High quality health care involves providing information to patients so they can make informed decisions about their own health – which can become a challenge when patients and providers don’t speak the same language. This is when interpreter services becomes vital. At each of our sites, we have partnerships with agencies or interpreters who become part of our care team, providing interpretation support for both health-care providers sharing diagnoses and advice and for patients communicating their questions and wishes. Silvia Croci is an Accredited Community Interpreter who provides Italian interpreter support at St. Joseph’s – we caught up with her to learn more about what she does.
How do you describe the job of an interpreter?
We get to be the voice of patients to support them in their care. That becomes especially important when they’re making difficult decisions because not everyone always agrees – my role is to make sure that everything said is interpreted accurately and clearly.
You might have to interpret a negative diagnosis for a patient – like that their treatment isn’t working or palliative care is their only option. Is it difficult to not show emotion during those conversations?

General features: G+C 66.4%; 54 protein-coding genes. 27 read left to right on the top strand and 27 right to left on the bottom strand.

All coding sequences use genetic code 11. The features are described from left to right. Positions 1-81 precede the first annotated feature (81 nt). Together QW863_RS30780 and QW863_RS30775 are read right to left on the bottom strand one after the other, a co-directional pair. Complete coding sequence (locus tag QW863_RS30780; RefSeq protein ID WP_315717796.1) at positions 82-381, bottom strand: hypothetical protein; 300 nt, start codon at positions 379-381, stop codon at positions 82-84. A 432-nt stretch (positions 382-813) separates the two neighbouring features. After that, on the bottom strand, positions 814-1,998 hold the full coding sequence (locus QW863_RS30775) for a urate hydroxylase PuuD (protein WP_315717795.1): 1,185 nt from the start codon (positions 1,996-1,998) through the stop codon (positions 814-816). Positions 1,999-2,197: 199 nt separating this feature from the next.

Yes, but interpreters are trained to be neutral. Interpreters may be physically present during the conversation but they are not part of the conversation – that’s what you always have to remember. I am also usually briefed beforehand which helps me prepare in advance for interpreting situations that are more emotionally challenging.
What kind of an impact does that have on you?
Interpreters can experience vicarious trauma because of exposure to stressful and emotionally charged situations. The interpreter community in recent years has developed a debriefing program to provide support – I’m a facilitator and in those sessions, we provide a confidential space for interpreters to speak about their experiences without judgment.
Why is it important to have interpreters as part of health-care teams?
When receiving care, it’s critical that patients understand the medical information being given to them in order to make informed decisions and for providers to understand patients’ needs. Relying on family members for interpretation can pose issues because there’s emotion involved and they’re not trained so they may not know the medical terminology. Interpreters help make the experience better for both patients and providers by reducing the risk of misunderstandings and communication errors and providing patients the opportunity to be more involved in their care. Our job is helping empower them to have the best care experience possible.
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